Visitors Will Now Have to Wear Face Masks In 'Crowded Outdoor Spaces' at National Parks

The National Park Service's new face mask mandate applies to all visitors hiking busy trails, on public transportation systems, and inside buildings — regardless of vaccination status.

national park service masks requirement
Photo: Getty Images

When the COVID-19 pandemic first shut down practically every single indoor activity, it also opened the eyes of many folks to the wonders of the great outdoors. Hiking secluded trails within your quarantine bubble became a welcomed escape from reality, an activity that often didn't require social distancing or protective face coverings.

A little over a year later, however, the state of the pandemic-stricken world looks a bit different. In fact, if you're planning to hit a national park soon, you'll need to stash a few face masks in your hiking backpack. The National Park Service announced Monday in a press release that it will now require visitors, employees, and contractors to wear a mask inside all NPS buildings (such as visitors centers and museums), and on its public transportation systems (including NPS-owned shuttles, ferries, trains, etc.). Masks will also be required in crowded outdoor spaces, regardless of vaccination status or the community's current transmission rates of COVID-19.

FTR, the National Park Service defines a "crowded outdoor space" as one where physical distancing isn't feasible, such as on narrow or busy trails and overlooks. For example, if you're packed like sardines at Acadia's popular Thunder Hole in Maineor Joshua Tree's scenic Keys View in California, as photographed by The New York Times last month, masking up is likely your best bet. (These comfy face masks designed for working out will do the trick.)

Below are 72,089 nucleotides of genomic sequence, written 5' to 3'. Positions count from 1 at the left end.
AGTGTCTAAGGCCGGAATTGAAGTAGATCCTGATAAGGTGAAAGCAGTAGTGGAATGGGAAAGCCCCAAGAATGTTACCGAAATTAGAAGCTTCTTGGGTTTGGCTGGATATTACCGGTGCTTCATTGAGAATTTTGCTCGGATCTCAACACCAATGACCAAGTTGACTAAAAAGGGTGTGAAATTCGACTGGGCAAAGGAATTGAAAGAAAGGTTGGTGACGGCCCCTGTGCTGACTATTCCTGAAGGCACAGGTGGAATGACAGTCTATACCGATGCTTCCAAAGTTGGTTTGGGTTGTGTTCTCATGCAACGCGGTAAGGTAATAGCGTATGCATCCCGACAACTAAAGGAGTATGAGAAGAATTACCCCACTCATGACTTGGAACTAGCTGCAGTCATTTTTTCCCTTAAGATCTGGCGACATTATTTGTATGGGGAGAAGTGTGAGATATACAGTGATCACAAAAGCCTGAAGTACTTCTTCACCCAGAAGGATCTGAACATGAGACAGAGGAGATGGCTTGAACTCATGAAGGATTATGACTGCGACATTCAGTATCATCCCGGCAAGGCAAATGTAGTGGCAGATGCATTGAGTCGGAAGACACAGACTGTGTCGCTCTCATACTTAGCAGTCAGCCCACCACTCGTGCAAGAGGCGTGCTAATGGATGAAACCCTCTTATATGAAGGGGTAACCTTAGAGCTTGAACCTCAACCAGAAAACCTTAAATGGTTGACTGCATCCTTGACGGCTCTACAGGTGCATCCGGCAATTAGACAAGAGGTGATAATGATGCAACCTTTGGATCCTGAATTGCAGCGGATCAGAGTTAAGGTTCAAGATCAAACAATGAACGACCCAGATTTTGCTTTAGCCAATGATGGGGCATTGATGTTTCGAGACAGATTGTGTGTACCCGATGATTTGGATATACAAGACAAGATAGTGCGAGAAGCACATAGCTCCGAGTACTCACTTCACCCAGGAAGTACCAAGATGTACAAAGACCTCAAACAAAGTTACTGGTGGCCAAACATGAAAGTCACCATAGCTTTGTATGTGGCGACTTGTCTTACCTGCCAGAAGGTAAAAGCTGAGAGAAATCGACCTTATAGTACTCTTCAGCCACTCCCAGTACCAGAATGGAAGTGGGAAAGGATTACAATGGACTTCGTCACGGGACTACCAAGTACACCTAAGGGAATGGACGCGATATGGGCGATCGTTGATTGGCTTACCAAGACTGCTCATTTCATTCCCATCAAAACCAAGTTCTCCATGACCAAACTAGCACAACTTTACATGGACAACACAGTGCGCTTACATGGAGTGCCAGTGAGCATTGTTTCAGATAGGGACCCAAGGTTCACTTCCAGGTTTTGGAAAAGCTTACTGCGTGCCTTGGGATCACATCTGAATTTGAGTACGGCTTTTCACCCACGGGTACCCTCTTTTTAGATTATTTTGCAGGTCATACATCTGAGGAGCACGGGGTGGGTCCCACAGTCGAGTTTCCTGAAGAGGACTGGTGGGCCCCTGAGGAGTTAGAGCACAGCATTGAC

The new mandate comes roughly three weeks after the Centers for Disease Control and Prevention recommended people — even those who are fully vaccinated — wear a mask in public, indoor spaces in areas with high transmission levels to help curb the spread of the highly contagious Delta variant. Simultaneously, some national parks are seeing a record number of visitors; this year, Arches National Park in Utah has had its busiest season since it became a national park in 1971, as NPR reported in July. Yellowstone also hosted more than 483,000 visits — the Wyoming park's most-visited May on record, according to the NPS.

"Visitors to national parks are coming from locations across the country, if not across the world," said Shawn Benge, Deputy Director of the National Park Service, in Monday's press release."Because of this, and recognizing that the majority of the United States is currently in substantial or high transmission categories, we are implementing a service-wide mask requirement to ensure our staff and visitors' safety."

Despite the importance of these safety precautions, you still might not be too keen on trekking through the Great Smoky Mountains or Grand Teton in Wyoming while wearing a face covering. One potential solution? Put a pin in your plans to visit popular destinations such as Zion National Park in Utah and Rocky Mountain National Park in Colorado and instead take the road less traveled. Glacier Bay in Alaska, Isle Royale in Michigan, and North Cascades in Washington all offer the stunning scenery and breath of fresh air you're craving, yet they were some of the least-visited national parks in 2020. Take a trip to one of those under-the-radar locations this year, and you might just enjoy the wilderness all to yourself — and maybe even mask-free too. (Up next: Hike Clerb Is On a Mission to Reclaim the Outdoors for BIPOC)

Was this page helpful?
Related Articles